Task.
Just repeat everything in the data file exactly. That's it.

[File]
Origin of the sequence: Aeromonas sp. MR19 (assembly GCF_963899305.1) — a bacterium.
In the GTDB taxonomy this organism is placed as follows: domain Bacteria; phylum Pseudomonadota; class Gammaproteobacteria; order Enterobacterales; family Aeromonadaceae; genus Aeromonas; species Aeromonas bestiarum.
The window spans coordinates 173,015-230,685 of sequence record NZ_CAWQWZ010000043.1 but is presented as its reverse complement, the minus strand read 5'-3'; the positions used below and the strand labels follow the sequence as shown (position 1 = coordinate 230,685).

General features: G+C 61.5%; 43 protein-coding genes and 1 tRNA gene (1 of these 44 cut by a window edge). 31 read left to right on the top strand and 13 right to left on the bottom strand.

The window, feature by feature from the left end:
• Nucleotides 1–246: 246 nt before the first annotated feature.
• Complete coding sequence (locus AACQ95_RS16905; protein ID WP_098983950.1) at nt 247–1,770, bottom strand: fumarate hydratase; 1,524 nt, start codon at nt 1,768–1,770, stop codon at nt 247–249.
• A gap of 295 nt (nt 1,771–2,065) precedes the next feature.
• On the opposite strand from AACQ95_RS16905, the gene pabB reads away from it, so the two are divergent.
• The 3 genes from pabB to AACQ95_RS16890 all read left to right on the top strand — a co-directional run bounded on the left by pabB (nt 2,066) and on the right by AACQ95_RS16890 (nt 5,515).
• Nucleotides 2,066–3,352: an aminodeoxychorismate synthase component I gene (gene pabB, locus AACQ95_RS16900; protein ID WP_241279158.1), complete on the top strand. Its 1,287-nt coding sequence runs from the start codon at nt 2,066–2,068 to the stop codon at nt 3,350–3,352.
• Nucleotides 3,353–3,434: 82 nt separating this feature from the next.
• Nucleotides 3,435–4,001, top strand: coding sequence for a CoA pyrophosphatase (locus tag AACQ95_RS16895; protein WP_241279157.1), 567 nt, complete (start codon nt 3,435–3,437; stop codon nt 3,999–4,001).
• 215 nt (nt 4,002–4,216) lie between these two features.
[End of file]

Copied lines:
Origin of the sequence: Aeromonas sp. MR19 (assembly GCF_963899305.1) — a bacterium.
In the GTDB taxonomy this organism is placed as follows: domain Bacteria; phylum Pseudomonadota; class Gammaproteobacteria; order Enterobacterales; family Aeromonadaceae; genus Aeromonas; species Aeromonas bestiarum.
The window spans coordinates 173,015-230,685 of sequence record NZ_CAWQWZ010000043.1 but is presented as its reverse complement, the minus strand read 5'-3'; the positions used below and the strand labels follow the sequence as shown (position 1 = coordinate 230,685).

General features: G+C 61.5%; 43 protein-coding genes and 1 tRNA gene (1 of these 44 cut by a window edge). 31 read left to right on the top strand and 13 right to left on the bottom strand.

The window, feature by feature from the left end:
• Nucleotides 1–246: 246 nt before the first annotated feature.
• Complete coding sequence (locus AACQ95_RS16905; protein ID WP_098983950.1) at nt 247–1,770, bottom strand: fumarate hydratase; 1,524 nt, start codon at nt 1,768–1,770, stop codon at nt 247–249.
• A gap of 295 nt (nt 1,771–2,065) precedes the next feature.
• On the opposite strand from AACQ95_RS16905, the gene pabB reads away from it, so the two are divergent.
• The 3 genes from pabB to AACQ95_RS16890 all read left to right on the top strand — a co-directional run bounded on the left by pabB (nt 2,066) and on the right by AACQ95_RS16890 (nt 5,515).
• Nucleotides 2,066–3,352: an aminodeoxychorismate synthase component I gene (gene pabB, locus AACQ95_RS16900; protein ID WP_241279158.1), complete on the top strand. Its 1,287-nt coding sequence runs from the start codon at nt 2,066–2,068 to the stop codon at nt 3,350–3,352.
• Nucleotides 3,353–3,434: 82 nt separating this feature from the next.
• Nucleotides 3,435–4,001, top strand: coding sequence for a CoA pyrophosphatase (locus tag AACQ95_RS16895; protein WP_241279157.1), 567 nt, complete (start codon nt 3,435–3,437; stop codon nt 3,999–4,001).
• 215 nt (nt 4,002–4,216) lie between these two features.